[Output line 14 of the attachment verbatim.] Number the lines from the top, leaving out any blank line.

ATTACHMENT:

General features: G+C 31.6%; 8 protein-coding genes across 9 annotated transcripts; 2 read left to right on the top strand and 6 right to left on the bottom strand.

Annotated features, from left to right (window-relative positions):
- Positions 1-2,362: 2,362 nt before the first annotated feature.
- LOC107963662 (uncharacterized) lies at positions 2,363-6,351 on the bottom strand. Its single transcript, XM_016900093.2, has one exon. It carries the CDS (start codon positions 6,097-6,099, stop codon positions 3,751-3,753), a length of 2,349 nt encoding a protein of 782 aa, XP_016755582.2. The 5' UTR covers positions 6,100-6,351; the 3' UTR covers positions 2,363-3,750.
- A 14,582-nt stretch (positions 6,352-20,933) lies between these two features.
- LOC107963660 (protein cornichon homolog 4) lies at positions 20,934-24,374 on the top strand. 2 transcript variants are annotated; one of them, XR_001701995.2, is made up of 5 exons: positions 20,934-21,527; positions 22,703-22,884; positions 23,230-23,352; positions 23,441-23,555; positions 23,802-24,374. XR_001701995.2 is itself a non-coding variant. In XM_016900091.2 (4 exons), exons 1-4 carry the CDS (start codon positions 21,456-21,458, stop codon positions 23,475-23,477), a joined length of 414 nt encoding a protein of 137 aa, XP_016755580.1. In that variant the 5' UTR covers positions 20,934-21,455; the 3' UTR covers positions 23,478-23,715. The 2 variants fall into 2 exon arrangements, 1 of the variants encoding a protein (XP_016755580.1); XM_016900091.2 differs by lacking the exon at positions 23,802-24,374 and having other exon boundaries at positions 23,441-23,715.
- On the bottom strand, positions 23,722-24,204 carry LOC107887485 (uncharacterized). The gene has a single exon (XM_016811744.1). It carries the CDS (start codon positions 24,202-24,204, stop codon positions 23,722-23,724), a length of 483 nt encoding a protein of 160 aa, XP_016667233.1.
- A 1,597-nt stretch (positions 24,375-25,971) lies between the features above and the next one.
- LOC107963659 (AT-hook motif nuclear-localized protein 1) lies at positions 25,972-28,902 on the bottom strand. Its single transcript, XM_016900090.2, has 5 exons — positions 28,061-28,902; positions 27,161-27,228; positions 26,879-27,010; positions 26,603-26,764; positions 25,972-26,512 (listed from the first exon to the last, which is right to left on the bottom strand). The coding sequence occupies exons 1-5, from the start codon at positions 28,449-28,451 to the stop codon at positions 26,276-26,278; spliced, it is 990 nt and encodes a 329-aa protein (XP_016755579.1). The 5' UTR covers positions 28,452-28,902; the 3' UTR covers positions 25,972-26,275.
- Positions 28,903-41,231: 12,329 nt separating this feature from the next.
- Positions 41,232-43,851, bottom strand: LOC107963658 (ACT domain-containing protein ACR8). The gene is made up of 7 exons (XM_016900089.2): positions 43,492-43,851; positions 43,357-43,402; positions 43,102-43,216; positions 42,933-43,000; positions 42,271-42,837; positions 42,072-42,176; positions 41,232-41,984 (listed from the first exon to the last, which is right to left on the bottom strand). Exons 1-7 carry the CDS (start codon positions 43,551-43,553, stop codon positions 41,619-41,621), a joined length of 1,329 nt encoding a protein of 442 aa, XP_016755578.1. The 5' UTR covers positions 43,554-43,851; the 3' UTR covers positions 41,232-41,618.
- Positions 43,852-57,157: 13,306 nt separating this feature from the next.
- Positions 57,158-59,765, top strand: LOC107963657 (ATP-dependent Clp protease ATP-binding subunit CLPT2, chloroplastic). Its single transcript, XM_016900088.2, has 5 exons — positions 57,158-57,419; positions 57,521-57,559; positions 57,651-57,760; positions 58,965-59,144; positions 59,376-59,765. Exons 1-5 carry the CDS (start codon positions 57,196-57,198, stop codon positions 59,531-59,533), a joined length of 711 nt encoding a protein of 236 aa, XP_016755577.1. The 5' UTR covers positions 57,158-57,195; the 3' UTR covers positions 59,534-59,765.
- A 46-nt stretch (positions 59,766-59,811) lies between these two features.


- A 46-nt stretch (positions 59,766-59,811) lies between these two features.